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"At Grant Thornton, we are working with councils across the UK to help them achieve a more financially sustainable future. These include Hillingdon on zero-based budgeting, Stoke-on-Trent on transformation, and North Lanarkshire on delivery model options appraisal. By investing in change programmes tailored to their local context, councils can become masters of their own destiny, enabling them to enact change, achieve savings, and secure a sustainable future for their communities."

Simon Christian, Director, Public Services Consulting

Creating a blueprint for change for Stoke-on-Trent

The Challenge

In 2020, Stoke-on-Trent City Council needed a strategic transformation partner to evaluate, and produce proposals, for service provision in one of England’s most deprived areas.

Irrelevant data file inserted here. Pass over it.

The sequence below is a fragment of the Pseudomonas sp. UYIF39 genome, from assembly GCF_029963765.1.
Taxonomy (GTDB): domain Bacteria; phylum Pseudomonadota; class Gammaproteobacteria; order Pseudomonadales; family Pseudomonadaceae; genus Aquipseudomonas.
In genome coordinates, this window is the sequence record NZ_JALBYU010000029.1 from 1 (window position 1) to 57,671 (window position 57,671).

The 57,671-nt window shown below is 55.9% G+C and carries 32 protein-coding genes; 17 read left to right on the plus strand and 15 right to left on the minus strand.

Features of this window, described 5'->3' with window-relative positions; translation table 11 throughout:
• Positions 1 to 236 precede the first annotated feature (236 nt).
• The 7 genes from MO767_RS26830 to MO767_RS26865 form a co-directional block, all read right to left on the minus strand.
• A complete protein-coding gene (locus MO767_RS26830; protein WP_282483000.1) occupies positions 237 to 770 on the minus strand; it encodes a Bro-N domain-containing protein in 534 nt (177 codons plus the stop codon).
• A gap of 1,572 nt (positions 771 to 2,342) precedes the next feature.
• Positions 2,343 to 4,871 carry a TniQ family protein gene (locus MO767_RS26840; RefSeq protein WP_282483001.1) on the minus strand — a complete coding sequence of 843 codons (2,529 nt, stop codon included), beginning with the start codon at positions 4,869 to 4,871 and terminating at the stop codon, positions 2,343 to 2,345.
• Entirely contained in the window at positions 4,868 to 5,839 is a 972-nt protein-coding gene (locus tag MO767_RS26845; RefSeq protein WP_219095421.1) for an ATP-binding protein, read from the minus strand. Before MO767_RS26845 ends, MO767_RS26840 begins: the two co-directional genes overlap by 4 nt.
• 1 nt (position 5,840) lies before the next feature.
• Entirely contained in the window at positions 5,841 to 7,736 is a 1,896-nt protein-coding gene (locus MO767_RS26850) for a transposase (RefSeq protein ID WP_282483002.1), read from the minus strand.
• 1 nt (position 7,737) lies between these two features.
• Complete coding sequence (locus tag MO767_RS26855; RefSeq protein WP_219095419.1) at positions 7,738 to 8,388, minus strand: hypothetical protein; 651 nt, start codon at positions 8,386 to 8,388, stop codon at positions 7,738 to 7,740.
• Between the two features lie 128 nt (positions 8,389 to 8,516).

The Solution

We explored various transformation options, how they would add to a financially sustainable operating model, and advised on a council-wide transformation programme and governance.

The Result 

We supported the council to identify £22 million net savings, and produced a roadmap for change highlighting accountability, dependencies and a prioritised sequence of activity.